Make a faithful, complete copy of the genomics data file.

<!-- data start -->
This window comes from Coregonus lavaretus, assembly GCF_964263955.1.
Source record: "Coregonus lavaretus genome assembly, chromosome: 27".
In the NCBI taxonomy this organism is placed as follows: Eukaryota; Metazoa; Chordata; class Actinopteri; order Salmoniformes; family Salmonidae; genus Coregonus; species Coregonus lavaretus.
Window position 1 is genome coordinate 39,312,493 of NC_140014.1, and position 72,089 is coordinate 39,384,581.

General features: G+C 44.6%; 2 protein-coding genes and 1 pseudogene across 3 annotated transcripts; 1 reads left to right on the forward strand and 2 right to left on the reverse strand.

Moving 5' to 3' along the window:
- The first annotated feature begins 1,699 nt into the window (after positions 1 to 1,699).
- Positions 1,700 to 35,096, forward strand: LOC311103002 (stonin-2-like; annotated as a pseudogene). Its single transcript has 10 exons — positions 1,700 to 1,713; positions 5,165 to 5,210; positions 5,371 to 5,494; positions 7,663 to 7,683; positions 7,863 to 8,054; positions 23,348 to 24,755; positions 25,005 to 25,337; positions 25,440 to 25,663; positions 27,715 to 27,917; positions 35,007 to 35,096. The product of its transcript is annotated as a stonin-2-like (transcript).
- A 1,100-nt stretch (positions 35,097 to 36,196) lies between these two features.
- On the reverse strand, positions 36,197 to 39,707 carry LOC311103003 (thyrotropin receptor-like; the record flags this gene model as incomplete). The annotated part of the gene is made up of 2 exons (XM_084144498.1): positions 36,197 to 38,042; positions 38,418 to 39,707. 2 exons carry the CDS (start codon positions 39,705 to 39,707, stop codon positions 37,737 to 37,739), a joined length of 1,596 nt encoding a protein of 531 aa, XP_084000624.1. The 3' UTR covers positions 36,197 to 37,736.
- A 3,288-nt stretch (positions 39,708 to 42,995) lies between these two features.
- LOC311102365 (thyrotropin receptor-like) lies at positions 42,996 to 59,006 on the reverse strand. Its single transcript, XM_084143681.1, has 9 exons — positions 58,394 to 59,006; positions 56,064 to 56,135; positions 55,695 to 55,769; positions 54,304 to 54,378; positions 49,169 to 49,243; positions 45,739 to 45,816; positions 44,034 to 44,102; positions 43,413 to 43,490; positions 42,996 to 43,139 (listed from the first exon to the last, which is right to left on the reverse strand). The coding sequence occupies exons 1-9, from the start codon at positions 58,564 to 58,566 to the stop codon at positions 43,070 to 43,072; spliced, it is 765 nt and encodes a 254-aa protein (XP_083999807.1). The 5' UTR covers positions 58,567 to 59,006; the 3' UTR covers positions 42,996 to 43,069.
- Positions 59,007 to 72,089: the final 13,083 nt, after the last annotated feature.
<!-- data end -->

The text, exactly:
This window comes from Coregonus lavaretus, assembly GCF_964263955.1.
Source record: "Coregonus lavaretus genome assembly, chromosome: 27".
In the NCBI taxonomy this organism is placed as follows: Eukaryota; Metazoa; Chordata; class Actinopteri; order Salmoniformes; family Salmonidae; genus Coregonus; species Coregonus lavaretus.
Window position 1 is genome coordinate 39,312,493 of NC_140014.1, and position 72,089 is coordinate 39,384,581.

General features: G+C 44.6%; 2 protein-coding genes and 1 pseudogene across 3 annotated transcripts; 1 reads left to right on the forward strand and 2 right to left on the reverse strand.

Moving 5' to 3' along the window:
- The first annotated feature begins 1,699 nt into the window (after positions 1 to 1,699).
- Positions 1,700 to 35,096, forward strand: LOC311103002 (stonin-2-like; annotated as a pseudogene). Its single transcript has 10 exons — positions 1,700 to 1,713; positions 5,165 to 5,210; positions 5,371 to 5,494; positions 7,663 to 7,683; positions 7,863 to 8,054; positions 23,348 to 24,755; positions 25,005 to 25,337; positions 25,440 to 25,663; positions 27,715 to 27,917; positions 35,007 to 35,096. The product of its transcript is annotated as a stonin-2-like (transcript).
- A 1,100-nt stretch (positions 35,097 to 36,196) lies between these two features.
- On the reverse strand, positions 36,197 to 39,707 carry LOC311103003 (thyrotropin receptor-like; the record flags this gene model as incomplete). The annotated part of the gene is made up of 2 exons (XM_084144498.1): positions 36,197 to 38,042; positions 38,418 to 39,707. 2 exons carry the CDS (start codon positions 39,705 to 39,707, stop codon positions 37,737 to 37,739), a joined length of 1,596 nt encoding a protein of 531 aa, XP_084000624.1. The 3' UTR covers positions 36,197 to 37,736.
- A 3,288-nt stretch (positions 39,708 to 42,995) lies between these two features.
- LOC311102365 (thyrotropin receptor-like) lies at positions 42,996 to 59,006 on the reverse strand. Its single transcript, XM_084143681.1, has 9 exons — positions 58,394 to 59,006; positions 56,064 to 56,135; positions 55,695 to 55,769; positions 54,304 to 54,378; positions 49,169 to 49,243; positions 45,739 to 45,816; positions 44,034 to 44,102; positions 43,413 to 43,490; positions 42,996 to 43,139 (listed from the first exon to the last, which is right to left on the reverse strand). The coding sequence occupies exons 1-9, from the start codon at positions 58,564 to 58,566 to the stop codon at positions 43,070 to 43,072; spliced, it is 765 nt and encodes a 254-aa protein (XP_083999807.1). The 5' UTR covers positions 58,567 to 59,006; the 3' UTR covers positions 42,996 to 43,069.
- Positions 59,007 to 72,089: the final 13,083 nt, after the last annotated feature.